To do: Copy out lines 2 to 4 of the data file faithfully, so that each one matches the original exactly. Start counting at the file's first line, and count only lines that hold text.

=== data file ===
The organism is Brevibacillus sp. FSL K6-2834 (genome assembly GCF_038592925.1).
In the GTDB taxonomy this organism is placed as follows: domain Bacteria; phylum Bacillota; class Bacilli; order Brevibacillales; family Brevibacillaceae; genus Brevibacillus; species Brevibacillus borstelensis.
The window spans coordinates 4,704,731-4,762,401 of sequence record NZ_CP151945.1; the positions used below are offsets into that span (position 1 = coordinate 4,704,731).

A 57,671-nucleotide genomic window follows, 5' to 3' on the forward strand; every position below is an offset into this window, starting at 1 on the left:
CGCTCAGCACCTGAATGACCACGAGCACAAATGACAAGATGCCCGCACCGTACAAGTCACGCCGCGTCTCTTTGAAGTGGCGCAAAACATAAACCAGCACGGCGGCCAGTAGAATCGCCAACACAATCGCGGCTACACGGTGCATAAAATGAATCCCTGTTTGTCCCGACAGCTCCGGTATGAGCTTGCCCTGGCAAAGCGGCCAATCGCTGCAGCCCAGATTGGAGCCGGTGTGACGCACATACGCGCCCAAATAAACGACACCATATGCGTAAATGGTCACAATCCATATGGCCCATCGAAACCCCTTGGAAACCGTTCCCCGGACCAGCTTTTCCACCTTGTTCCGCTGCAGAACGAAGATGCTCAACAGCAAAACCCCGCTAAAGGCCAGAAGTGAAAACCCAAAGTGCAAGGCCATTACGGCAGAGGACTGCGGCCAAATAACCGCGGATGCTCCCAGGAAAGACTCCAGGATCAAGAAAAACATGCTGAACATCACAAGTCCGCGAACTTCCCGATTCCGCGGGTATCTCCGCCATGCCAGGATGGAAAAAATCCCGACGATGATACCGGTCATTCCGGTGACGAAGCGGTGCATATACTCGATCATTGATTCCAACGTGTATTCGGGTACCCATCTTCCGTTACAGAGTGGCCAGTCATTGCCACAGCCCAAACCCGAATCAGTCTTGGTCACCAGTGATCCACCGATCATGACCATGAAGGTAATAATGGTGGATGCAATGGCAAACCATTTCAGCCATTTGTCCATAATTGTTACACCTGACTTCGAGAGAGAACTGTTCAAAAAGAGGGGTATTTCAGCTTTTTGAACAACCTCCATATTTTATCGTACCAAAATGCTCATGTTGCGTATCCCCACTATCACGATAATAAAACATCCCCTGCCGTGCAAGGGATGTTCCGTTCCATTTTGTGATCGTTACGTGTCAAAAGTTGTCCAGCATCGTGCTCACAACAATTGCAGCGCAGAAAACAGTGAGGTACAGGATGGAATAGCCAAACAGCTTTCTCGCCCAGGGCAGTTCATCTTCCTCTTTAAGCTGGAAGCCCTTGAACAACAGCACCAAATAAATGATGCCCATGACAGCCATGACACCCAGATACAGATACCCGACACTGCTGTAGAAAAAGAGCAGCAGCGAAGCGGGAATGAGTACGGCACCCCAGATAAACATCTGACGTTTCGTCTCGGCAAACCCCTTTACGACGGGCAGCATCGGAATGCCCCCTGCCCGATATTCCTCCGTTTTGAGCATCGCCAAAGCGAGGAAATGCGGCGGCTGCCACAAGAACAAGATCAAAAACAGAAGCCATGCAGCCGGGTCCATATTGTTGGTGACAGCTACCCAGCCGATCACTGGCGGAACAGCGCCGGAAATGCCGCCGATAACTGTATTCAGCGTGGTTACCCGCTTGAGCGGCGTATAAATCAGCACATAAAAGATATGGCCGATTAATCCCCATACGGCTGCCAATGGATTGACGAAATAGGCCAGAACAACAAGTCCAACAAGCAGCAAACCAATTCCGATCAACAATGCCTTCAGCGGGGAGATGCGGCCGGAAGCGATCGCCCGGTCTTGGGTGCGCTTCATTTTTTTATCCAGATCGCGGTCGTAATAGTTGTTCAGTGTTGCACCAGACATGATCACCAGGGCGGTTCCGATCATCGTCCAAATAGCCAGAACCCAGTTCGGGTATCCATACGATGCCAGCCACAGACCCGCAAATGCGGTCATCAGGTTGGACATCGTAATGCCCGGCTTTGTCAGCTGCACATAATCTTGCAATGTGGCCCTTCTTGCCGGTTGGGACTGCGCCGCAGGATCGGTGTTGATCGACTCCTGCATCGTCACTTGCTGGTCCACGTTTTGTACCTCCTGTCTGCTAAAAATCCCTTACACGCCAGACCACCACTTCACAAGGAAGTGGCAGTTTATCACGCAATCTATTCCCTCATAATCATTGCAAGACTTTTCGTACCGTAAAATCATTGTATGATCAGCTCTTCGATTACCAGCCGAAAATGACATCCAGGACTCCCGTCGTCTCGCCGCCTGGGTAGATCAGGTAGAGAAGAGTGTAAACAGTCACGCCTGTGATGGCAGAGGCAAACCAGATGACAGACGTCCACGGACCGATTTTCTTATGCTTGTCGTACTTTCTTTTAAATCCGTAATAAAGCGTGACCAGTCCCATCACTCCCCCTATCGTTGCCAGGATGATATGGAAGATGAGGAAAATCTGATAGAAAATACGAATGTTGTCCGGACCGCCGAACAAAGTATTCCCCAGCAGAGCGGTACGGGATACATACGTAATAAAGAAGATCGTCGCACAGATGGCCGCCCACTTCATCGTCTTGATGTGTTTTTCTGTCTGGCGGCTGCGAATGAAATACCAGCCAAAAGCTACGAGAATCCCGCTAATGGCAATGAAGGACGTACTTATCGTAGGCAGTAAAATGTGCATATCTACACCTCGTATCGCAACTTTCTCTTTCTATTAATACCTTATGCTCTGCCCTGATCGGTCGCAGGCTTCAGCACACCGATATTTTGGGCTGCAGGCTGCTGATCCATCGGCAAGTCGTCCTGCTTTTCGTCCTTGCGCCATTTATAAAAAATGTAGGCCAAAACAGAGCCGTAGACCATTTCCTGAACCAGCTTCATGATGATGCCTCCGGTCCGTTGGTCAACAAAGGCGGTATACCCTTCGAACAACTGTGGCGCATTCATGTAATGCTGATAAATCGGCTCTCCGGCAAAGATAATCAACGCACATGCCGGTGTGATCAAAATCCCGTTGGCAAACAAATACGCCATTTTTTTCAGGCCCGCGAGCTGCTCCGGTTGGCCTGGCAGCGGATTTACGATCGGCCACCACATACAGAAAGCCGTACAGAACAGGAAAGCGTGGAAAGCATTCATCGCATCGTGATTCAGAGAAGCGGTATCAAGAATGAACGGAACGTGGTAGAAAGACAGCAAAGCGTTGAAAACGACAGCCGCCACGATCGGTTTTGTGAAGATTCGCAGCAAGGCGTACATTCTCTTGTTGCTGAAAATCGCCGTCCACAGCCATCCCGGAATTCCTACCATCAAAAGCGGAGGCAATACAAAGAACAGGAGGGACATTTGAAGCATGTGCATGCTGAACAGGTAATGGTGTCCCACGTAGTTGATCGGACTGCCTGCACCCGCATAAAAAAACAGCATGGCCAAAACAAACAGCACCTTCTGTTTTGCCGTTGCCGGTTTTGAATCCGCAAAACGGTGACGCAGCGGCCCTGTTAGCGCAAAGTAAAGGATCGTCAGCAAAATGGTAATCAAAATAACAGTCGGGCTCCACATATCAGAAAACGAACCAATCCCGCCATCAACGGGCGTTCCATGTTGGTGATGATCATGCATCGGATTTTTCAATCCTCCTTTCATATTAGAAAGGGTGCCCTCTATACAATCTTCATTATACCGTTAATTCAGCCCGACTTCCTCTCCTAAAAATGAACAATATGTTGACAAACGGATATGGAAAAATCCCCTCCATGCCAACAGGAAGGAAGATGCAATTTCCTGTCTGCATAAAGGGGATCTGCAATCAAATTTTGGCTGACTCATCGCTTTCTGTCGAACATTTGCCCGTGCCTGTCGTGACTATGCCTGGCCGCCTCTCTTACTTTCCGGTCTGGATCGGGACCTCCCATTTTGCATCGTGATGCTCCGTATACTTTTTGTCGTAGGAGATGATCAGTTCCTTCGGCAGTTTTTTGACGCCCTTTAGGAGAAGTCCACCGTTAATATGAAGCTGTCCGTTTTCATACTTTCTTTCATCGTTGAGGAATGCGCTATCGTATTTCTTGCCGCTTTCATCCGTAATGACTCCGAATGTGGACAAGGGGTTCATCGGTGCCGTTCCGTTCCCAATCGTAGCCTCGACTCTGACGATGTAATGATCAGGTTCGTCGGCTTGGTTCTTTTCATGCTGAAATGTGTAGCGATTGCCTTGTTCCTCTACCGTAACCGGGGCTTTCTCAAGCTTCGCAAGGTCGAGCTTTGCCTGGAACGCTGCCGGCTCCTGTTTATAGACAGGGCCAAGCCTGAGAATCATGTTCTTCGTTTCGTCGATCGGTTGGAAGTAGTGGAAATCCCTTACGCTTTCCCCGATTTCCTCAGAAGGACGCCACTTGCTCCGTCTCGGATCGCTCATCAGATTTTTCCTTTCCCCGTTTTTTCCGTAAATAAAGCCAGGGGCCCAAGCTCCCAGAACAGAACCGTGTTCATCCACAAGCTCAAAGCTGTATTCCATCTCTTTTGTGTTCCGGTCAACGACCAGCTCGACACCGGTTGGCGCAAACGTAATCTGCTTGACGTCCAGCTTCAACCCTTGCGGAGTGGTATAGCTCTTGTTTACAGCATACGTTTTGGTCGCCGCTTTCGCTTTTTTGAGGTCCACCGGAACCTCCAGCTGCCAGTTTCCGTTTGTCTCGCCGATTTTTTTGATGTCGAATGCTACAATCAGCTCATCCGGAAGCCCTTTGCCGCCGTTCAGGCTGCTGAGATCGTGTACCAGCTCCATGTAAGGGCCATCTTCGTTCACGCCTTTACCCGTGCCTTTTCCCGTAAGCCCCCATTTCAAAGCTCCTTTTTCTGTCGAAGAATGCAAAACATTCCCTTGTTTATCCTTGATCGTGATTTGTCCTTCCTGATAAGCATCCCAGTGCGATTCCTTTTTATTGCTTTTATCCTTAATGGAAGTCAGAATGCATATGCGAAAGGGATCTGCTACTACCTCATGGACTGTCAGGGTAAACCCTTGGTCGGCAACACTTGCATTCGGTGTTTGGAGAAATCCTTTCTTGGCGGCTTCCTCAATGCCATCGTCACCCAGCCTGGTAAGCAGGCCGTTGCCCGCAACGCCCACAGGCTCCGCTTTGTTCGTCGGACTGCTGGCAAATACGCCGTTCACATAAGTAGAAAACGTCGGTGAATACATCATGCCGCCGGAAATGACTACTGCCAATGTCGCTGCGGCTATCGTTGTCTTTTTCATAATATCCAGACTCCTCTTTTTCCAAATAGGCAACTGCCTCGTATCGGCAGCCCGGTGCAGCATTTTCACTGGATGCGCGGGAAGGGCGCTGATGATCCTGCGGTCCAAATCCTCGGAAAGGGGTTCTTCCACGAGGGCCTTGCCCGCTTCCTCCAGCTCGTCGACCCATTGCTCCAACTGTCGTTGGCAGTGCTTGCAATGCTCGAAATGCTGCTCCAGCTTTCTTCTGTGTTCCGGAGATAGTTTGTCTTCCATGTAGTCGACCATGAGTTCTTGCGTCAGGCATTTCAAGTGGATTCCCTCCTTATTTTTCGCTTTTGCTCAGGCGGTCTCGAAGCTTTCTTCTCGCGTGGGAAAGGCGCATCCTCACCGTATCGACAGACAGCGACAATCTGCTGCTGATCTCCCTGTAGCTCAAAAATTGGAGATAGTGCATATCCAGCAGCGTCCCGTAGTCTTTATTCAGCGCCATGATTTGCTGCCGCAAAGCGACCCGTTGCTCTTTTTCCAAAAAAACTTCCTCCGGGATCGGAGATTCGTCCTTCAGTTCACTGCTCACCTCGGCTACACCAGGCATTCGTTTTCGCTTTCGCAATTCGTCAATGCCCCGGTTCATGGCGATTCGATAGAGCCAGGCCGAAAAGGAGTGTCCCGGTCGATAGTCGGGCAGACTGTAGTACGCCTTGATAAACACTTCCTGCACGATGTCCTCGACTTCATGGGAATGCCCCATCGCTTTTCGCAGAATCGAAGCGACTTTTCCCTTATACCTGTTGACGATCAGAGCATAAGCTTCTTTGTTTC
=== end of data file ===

In the GTDB taxonomy this organism is placed as follows: domain Bacteria; phylum Bacillota; class Bacilli; order Brevibacillales; family Brevibacillaceae; genus Brevibacillus; species Brevibacillus borstelensis.
The window spans coordinates 4,704,731-4,762,401 of sequence record NZ_CP151945.1; the positions used below are offsets into that span (position 1 = coordinate 4,704,731).

A 57,671-nucleotide genomic window follows, 5' to 3' on the forward strand; every position below is an offset into this window, starting at 1 on the left: